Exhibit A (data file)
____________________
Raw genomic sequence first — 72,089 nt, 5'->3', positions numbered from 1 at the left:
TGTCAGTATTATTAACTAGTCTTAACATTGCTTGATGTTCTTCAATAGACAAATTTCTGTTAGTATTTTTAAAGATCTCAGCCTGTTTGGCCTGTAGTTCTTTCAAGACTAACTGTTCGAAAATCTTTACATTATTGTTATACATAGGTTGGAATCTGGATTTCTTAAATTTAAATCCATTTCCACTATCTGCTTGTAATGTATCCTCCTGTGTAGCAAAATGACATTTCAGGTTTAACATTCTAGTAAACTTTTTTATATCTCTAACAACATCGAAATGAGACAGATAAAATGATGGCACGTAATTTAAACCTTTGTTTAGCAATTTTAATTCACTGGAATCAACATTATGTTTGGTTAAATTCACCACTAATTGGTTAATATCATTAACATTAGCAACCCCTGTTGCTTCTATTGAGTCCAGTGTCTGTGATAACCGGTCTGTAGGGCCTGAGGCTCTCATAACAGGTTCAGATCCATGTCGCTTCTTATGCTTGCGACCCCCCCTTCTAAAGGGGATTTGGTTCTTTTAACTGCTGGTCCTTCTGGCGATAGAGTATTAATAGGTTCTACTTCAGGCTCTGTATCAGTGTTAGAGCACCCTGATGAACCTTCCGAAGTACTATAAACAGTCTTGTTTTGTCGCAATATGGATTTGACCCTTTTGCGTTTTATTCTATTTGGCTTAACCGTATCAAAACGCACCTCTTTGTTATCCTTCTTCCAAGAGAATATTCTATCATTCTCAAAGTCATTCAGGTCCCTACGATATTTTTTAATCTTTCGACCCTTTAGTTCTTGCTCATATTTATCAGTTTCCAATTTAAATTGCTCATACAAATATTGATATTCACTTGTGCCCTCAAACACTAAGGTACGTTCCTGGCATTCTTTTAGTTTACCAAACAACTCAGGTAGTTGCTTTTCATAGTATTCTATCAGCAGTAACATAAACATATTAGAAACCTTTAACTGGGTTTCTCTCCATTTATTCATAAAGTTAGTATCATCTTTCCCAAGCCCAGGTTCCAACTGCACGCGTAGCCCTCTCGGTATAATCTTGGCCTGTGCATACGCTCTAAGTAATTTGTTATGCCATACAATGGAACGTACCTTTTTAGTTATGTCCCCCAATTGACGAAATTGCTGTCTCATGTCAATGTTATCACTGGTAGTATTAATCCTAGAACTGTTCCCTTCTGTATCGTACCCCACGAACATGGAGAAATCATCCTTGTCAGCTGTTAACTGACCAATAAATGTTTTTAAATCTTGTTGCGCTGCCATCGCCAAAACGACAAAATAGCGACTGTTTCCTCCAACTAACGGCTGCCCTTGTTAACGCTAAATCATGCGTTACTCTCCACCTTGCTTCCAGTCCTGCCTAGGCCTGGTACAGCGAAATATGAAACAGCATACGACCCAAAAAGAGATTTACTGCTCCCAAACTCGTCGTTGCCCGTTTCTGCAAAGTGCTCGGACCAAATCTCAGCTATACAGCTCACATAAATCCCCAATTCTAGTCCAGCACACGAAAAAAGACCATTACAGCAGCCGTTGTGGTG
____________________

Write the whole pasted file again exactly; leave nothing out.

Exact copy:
Raw genomic sequence first — 72,089 nt, 5'->3', positions numbered from 1 at the left:
TGTCAGTATTATTAACTAGTCTTAACATTGCTTGATGTTCTTCAATAGACAAATTTCTGTTAGTATTTTTAAAGATCTCAGCCTGTTTGGCCTGTAGTTCTTTCAAGACTAACTGTTCGAAAATCTTTACATTATTGTTATACATAGGTTGGAATCTGGATTTCTTAAATTTAAATCCATTTCCACTATCTGCTTGTAATGTATCCTCCTGTGTAGCAAAATGACATTTCAGGTTTAACATTCTAGTAAACTTTTTTATATCTCTAACAACATCGAAATGAGACAGATAAAATGATGGCACGTAATTTAAACCTTTGTTTAGCAATTTTAATTCACTGGAATCAACATTATGTTTGGTTAAATTCACCACTAATTGGTTAATATCATTAACATTAGCAACCCCTGTTGCTTCTATTGAGTCCAGTGTCTGTGATAACCGGTCTGTAGGGCCTGAGGCTCTCATAACAGGTTCAGATCCATGTCGCTTCTTATGCTTGCGACCCCCCCTTCTAAAGGGGATTTGGTTCTTTTAACTGCTGGTCCTTCTGGCGATAGAGTATTAATAGGTTCTACTTCAGGCTCTGTATCAGTGTTAGAGCACCCTGATGAACCTTCCGAAGTACTATAAACAGTCTTGTTTTGTCGCAATATGGATTTGACCCTTTTGCGTTTTATTCTATTTGGCTTAACCGTATCAAAACGCACCTCTTTGTTATCCTTCTTCCAAGAGAATATTCTATCATTCTCAAAGTCATTCAGGTCCCTACGATATTTTTTAATCTTTCGACCCTTTAGTTCTTGCTCATATTTATCAGTTTCCAATTTAAATTGCTCATACAAATATTGATATTCACTTGTGCCCTCAAACACTAAGGTACGTTCCTGGCATTCTTTTAGTTTACCAAACAACTCAGGTAGTTGCTTTTCATAGTATTCTATCAGCAGTAACATAAACATATTAGAAACCTTTAACTGGGTTTCTCTCCATTTATTCATAAAGTTAGTATCATCTTTCCCAAGCCCAGGTTCCAACTGCACGCGTAGCCCTCTCGGTATAATCTTGGCCTGTGCATACGCTCTAAGTAATTTGTTATGCCATACAATGGAACGTACCTTTTTAGTTATGTCCCCCAATTGACGAAATTGCTGTCTCATGTCAATGTTATCACTGGTAGTATTAATCCTAGAACTGTTCCCTTCTGTATCGTACCCCACGAACATGGAGAAATCATCCTTGTCAGCTGTTAACTGACCAATAAATGTTTTTAAATCTTGTTGCGCTGCCATCGCCAAAACGACAAAATAGCGACTGTTTCCTCCAACTAACGGCTGCCCTTGTTAACGCTAAATCATGCGTTACTCTCCACCTTGCTTCCAGTCCTGCCTAGGCCTGGTACAGCGAAATATGAAACAGCATACGACCCAAAAAGAGATTTACTGCTCCCAAACTCGTCGTTGCCCGTTTCTGCAAAGTGCTCGGACCAAATCTCAGCTATACAGCTCACATAAATCCCCAATTCTAGTCCAGCACACGAAAAAAGACCATTACAGCAGCCGTTGTGGTG